Four of those guys (Shields, Santiago, Volstad and Covey) don’t figure to play a role in the team’s long-term future, and Giolito is dealing with his own significant struggles, leading the American League in walks heading into his Saturday-night start. Lopez has been the rotation’s bright spot, but even he watched his ERA climb more than a full point after allowing six runs in two innings his last time out.

It’s not a great state for the rotation to be in if you, like the White Sox, have your sights set on the long-term future of this team, though it probably won’t look like that for too much longer. Still, it provides a few valuable reminders about not only this rebuilding effort but rebuilds in general.

This season is about development, and this is what development looks like

For better or worse, this is what development looks like. The White Sox own baseball’s worst record, and general manager Rick Hahn has been among the large number of White Sox fans to voice their disappointment over play that has been sloppy at times.

Fulmer’s struggles fall into the same category and serve as a reminder that growing pains like this are going to happen. We’ve seen it with Fulmer. We’ve seen it with Giolito. We’ve seen it with Lopez. Heck, we’ve seen it with Yoan Moncada and Tim Anderson, too.

But more than wins and losses, this is what this season is about. Hahn calls it “the hardest part of the rebuild” because it features guys getting lit up and games being lost. The hope is that Fulmer can figure things out in the minors and that Giolito won’t require a similar demotion to right his ship. And if everything turns out all right, then this will be an easily forgotten chapter in both of those players’ development.

In the moment, though, it’s another reminder that rebuilds take time and that the waiting game provides minimal fun.

Each player’s development has a different trajectory

Just because Fulmer is getting bumped down to Triple-A doesn’t mean he can’t still turn into a successful major league pitcher. Player development and rebuilds aren’t linear, as rebuilders like to say. And to expect every prospect to travel in a straight line from potential to big league stardom doesn't make much sense.

“We reiterate, ‘It’s not the end of your career,’” Renteria said Saturday. “This is simply a reboot, a reset. Ultimately, I think after the initial shock for any player, they settle down and they understand exactly what’s going on when you look at it logically and look in the mirror. I think it’s easy to logically look at it and say, ‘I need to work on x, y and z.’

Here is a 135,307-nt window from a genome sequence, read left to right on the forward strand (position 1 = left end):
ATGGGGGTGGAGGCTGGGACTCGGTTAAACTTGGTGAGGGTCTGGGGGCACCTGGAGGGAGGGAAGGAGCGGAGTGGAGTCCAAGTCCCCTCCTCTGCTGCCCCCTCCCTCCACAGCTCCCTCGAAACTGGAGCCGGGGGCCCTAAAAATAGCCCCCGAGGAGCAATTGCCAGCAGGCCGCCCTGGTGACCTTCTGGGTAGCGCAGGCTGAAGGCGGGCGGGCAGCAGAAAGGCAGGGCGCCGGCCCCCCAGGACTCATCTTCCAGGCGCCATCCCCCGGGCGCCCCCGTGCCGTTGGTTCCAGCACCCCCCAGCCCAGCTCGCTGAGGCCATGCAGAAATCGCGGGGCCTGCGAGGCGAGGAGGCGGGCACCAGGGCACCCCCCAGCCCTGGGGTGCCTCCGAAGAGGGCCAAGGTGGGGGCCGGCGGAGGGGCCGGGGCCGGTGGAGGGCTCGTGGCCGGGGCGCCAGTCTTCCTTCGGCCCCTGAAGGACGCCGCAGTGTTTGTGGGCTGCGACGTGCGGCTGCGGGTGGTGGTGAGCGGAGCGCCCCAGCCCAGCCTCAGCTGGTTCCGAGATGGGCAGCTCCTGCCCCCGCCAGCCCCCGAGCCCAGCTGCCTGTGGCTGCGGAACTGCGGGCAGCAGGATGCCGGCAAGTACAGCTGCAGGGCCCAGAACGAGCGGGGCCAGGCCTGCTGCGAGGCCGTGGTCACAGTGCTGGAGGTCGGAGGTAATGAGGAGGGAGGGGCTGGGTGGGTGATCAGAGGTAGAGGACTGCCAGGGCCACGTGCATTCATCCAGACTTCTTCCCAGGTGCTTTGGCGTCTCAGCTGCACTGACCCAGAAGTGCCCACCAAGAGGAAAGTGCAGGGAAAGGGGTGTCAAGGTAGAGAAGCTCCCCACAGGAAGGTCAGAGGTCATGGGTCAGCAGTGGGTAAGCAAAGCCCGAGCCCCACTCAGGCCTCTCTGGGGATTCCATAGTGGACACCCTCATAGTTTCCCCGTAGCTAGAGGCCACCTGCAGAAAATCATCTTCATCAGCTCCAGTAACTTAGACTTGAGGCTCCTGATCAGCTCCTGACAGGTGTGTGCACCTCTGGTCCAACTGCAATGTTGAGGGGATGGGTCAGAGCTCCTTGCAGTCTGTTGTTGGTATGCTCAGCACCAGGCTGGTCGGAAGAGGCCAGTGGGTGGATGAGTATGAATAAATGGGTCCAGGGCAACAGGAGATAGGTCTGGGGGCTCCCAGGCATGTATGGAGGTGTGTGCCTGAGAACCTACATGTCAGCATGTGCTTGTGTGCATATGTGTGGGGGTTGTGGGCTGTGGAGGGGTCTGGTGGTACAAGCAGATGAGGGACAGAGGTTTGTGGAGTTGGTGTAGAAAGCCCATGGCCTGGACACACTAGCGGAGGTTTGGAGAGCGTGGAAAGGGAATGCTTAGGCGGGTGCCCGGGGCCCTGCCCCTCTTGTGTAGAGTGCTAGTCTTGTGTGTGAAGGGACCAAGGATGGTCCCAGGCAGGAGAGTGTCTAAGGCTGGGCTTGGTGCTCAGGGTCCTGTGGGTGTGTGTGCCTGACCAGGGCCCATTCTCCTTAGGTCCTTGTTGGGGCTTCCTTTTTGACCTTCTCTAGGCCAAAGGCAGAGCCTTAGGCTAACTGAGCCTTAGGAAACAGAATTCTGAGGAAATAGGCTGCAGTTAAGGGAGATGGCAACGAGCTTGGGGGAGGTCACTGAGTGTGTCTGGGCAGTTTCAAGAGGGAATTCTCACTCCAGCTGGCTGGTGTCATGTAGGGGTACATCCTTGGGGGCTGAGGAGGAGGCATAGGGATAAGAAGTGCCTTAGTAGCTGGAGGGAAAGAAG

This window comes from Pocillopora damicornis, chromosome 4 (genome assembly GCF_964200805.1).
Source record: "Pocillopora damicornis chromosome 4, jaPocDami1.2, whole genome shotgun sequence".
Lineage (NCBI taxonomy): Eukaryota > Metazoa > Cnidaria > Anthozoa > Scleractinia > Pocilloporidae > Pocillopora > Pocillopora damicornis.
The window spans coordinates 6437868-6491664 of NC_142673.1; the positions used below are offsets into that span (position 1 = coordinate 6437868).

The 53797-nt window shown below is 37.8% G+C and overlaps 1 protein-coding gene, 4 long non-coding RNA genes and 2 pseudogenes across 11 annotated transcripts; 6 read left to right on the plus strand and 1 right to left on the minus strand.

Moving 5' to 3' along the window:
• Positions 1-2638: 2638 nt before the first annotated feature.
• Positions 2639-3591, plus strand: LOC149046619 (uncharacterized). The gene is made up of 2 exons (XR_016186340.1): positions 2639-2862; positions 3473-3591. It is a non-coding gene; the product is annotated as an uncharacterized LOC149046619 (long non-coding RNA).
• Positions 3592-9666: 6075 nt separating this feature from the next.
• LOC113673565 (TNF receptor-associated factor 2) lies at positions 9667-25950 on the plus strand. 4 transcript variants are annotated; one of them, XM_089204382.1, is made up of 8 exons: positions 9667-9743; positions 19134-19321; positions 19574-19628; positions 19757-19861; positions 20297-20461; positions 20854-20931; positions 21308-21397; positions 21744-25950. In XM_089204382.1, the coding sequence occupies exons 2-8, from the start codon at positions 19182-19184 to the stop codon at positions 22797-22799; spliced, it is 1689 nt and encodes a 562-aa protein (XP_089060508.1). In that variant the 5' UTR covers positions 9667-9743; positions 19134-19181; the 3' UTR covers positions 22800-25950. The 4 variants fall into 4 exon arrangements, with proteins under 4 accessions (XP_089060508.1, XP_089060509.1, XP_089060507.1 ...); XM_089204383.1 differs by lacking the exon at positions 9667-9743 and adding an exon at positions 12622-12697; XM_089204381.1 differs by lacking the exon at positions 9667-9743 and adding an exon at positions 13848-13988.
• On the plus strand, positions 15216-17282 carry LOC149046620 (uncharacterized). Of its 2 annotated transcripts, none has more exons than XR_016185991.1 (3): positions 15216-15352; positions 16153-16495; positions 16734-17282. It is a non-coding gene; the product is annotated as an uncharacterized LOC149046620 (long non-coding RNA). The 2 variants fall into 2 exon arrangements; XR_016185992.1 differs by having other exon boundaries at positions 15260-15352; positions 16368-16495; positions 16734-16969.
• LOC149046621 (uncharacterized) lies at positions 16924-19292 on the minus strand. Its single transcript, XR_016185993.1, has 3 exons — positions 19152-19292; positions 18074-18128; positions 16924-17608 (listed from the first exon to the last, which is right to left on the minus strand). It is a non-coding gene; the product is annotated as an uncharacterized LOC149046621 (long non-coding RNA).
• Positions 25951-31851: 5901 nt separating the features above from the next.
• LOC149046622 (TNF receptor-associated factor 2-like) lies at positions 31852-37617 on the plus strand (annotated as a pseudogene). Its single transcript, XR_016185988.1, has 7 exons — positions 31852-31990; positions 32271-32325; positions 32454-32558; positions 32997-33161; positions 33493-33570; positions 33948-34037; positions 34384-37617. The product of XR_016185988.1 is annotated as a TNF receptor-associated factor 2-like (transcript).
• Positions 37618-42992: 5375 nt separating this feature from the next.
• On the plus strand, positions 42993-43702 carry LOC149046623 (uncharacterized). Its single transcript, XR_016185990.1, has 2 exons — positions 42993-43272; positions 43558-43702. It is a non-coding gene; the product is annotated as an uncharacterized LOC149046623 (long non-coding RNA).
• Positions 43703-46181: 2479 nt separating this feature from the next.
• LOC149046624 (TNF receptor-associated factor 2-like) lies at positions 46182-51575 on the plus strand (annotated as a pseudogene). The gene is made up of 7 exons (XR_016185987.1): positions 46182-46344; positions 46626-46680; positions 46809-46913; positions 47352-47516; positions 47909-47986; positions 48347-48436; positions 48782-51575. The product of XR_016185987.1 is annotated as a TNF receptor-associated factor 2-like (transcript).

“This is a good kid with a really positive attitude and a lot of confidence. I think he’ll look in the mirror and go, ‘You know what, I got things I can work on, I’ll settle in and get over this initial bump and get to work.’ Those are the guys that end up giving themselves a chance to return sooner rather than later and have success.”

Not all prospects pan out

The other side of that coin is the reminder that not every single one of the White Sox wealth of prospects will pan out. Hahn & Co. have prepared for that and built up an incredible amount of prospect depth, but when someone doesn't live up to expectations, it will be painful.

This isn’t to suggest that Fulmer, specifically, won’t pan out, but it’s to point out that not everyone will. That’s a crowded-looking rotation of the future with Kopech, Hansen, Dunning, Fulmer, Giolito, Lopez, Carlos Rodon and Dylan Cease all competing for those eventual five spots. Rather than the White Sox having to make tough decisions about who will be left out, certainly a possibility, the developments of those pitchers might make those decisions for them.

Renteria is confident that Fulmer will be back in the big leagues, and there’s little reason to think that this is the end of Fulmer’s opportunity. But not every top-10 pick reaches All-Star status.

The future is on the way

The current starting rotation might have fans asking why the heck it looks like it does. But a month or two from now it will look drastically different.

Rodon makes his first rehab start Saturday at Class A Kannapolis as he battles back from shoulder surgery last fall, and he shouldn’t be too far away from providing a serious jolt to the starting staff. Not to mention, he’s a guy who as good a chance as anyone as grabbing one of those front-end spots, and with him in the rotation, things will look a tad more futuristic.

Same goes for Kopech, whose promotion figures to be coming at some point this summer. Given the hype and the expectations there, his arrival will obviously be a really big deal.

But regardless of the results either Rodon and Kopech put up in their first tastes of major league action in 2018, they’ll make the rotation into something that way more closely resembles the rotation of the future. There’ll be plenty of development left for the Hansens and the Ceases and the Dunnings in the minors. But a rotation featuring Rodon, Kopech, Giolito and Lopez looks a lot different than one featuring Shields, Santiago, Covey and Volstad.

Patience. It’s not much fun. But it’s necessary to build a contender.